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Warning: This film hurts
simon-bensasson30 December 2009
I finished watching this film two hours ago and the punch in the stomach I received watching it still hurts. I don't recall having received such a punch in my 60 or so years of film watching. Unlike films such as "Schindler's List" or "Empire of the Sun", this film does not take sides. It's like a candid camera operated by an invisible grand master hidden in the crowd or the rubble. It's just there recording events. As a result, despite the fact that it focuses on the big picture, the individual is not lost: Both the Chinese and the Japanese, each and every one of them, in huge crowds are real believable characters. This gives the viewer a grand and horrible sense of presence which is what makes it so painful. It would take courage to watch it again.
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Amazing piece of cinema, powerful. dramatic, moving
Simonster17 May 2009
Viewed at the Festival de Cannes 2009 (Market screening)

Since I am not Chinese, or of Chinese extraction, City of Life and Death has a different resonance for me. I know of the Nanking massacre (for which, it has to be said, the Japanese have yet to apologise or even properly acknowledge) from my own interest in history, as well as the John Rabe story (the Nazi who helped save thousands of Chinese civilians, until recalled to Germany since Hitler did not wish to upset his Japanese allies).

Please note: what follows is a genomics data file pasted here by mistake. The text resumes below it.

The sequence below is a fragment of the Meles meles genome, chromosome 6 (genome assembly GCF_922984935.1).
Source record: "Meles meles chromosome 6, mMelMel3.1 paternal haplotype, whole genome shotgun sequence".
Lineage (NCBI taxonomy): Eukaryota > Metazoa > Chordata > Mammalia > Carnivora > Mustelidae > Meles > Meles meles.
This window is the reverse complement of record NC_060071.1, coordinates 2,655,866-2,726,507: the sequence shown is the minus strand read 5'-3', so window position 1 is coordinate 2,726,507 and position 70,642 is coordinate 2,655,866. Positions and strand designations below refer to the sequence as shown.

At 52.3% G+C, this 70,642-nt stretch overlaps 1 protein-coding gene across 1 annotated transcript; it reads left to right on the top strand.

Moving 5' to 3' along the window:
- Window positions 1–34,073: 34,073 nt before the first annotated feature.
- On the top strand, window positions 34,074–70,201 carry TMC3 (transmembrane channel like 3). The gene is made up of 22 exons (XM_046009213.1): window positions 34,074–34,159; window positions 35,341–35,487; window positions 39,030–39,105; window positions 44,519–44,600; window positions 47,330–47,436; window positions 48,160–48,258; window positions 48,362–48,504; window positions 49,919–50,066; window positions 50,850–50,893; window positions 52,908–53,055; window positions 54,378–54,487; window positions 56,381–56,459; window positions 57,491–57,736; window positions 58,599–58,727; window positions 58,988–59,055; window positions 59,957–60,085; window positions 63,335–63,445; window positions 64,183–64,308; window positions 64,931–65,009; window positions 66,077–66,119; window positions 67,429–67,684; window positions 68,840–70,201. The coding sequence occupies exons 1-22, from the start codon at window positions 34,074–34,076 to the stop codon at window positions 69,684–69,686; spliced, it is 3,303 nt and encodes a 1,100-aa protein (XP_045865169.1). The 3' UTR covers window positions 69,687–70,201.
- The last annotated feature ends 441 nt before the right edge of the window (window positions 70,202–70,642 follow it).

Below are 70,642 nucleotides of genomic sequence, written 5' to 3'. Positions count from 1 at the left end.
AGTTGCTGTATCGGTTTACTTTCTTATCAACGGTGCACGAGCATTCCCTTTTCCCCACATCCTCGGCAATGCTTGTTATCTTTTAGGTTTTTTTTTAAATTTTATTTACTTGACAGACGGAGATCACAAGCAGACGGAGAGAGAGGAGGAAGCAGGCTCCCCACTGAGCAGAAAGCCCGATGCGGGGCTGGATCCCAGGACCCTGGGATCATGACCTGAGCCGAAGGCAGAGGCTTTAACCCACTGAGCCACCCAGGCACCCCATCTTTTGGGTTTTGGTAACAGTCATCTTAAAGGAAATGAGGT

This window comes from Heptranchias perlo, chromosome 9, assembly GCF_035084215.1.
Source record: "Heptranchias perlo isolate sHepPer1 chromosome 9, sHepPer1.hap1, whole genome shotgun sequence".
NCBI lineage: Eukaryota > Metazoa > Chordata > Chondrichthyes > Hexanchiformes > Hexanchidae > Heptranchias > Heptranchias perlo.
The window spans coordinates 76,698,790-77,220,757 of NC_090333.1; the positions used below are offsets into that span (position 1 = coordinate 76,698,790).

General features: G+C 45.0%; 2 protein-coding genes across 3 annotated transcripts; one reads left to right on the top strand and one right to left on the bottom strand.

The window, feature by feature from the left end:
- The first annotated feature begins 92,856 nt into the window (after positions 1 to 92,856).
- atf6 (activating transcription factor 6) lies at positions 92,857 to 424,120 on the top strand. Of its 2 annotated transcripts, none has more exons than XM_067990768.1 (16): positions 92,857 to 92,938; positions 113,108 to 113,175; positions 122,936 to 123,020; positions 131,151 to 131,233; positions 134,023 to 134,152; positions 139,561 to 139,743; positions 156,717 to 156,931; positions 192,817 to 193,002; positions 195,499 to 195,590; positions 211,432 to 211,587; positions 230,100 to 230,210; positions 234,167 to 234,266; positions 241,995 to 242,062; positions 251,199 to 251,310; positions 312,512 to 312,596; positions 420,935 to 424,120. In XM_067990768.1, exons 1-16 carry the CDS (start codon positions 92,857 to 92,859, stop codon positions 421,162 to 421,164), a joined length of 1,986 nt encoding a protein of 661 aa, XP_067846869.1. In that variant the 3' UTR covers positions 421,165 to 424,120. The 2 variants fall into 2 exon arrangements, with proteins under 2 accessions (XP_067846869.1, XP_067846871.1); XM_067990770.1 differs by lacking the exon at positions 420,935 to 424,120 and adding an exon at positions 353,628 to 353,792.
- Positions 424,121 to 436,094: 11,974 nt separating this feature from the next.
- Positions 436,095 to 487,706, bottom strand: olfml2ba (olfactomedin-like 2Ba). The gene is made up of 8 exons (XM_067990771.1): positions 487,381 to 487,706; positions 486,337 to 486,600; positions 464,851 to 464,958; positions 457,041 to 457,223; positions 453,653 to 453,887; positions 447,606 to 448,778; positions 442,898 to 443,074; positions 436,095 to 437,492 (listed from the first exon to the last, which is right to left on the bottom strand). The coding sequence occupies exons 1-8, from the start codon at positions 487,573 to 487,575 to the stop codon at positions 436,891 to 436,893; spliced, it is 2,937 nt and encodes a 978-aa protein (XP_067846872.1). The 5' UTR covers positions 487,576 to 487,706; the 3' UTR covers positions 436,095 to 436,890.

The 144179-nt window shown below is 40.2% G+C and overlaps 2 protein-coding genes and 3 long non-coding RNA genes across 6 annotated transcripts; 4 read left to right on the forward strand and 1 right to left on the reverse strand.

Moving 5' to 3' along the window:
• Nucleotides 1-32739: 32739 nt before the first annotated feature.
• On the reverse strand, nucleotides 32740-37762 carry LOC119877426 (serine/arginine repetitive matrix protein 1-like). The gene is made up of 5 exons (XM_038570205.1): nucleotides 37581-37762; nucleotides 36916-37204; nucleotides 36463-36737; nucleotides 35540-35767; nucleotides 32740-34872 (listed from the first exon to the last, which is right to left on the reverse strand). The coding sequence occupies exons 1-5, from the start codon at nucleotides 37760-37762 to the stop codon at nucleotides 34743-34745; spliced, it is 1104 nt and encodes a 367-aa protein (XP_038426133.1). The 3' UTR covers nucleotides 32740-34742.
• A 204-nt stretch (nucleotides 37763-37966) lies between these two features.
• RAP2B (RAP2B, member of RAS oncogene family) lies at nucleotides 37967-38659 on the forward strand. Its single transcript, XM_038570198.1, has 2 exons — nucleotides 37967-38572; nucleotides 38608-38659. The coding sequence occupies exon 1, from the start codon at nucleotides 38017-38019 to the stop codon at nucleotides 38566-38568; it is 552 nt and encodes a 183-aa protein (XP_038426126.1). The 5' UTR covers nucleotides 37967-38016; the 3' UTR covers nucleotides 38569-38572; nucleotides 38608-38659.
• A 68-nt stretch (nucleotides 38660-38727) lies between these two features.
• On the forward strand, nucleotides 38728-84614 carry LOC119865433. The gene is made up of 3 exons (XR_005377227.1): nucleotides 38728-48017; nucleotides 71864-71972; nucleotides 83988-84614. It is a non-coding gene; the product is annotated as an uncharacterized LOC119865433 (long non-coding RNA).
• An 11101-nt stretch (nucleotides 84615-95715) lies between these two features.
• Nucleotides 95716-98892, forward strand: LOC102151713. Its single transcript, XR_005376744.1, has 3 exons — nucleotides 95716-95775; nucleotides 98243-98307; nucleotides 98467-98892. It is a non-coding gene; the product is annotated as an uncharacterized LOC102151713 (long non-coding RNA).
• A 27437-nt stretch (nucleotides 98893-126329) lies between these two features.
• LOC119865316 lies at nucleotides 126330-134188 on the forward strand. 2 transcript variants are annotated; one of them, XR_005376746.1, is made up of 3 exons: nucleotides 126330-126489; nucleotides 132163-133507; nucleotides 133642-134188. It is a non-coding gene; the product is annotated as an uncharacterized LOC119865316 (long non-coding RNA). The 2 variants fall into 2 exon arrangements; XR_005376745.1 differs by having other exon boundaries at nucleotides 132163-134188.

Therefore, for me, City of Life and Death retells a fearful part of history, but not one with which I have any direct connection. So while this film may resonate a certain way for Chinese viewers, be they from the mainland, Hong Kong or overseas Chinese, I can tell you that I, as a European, have seldom seen a film so powerful, gripping, dramatic and moving.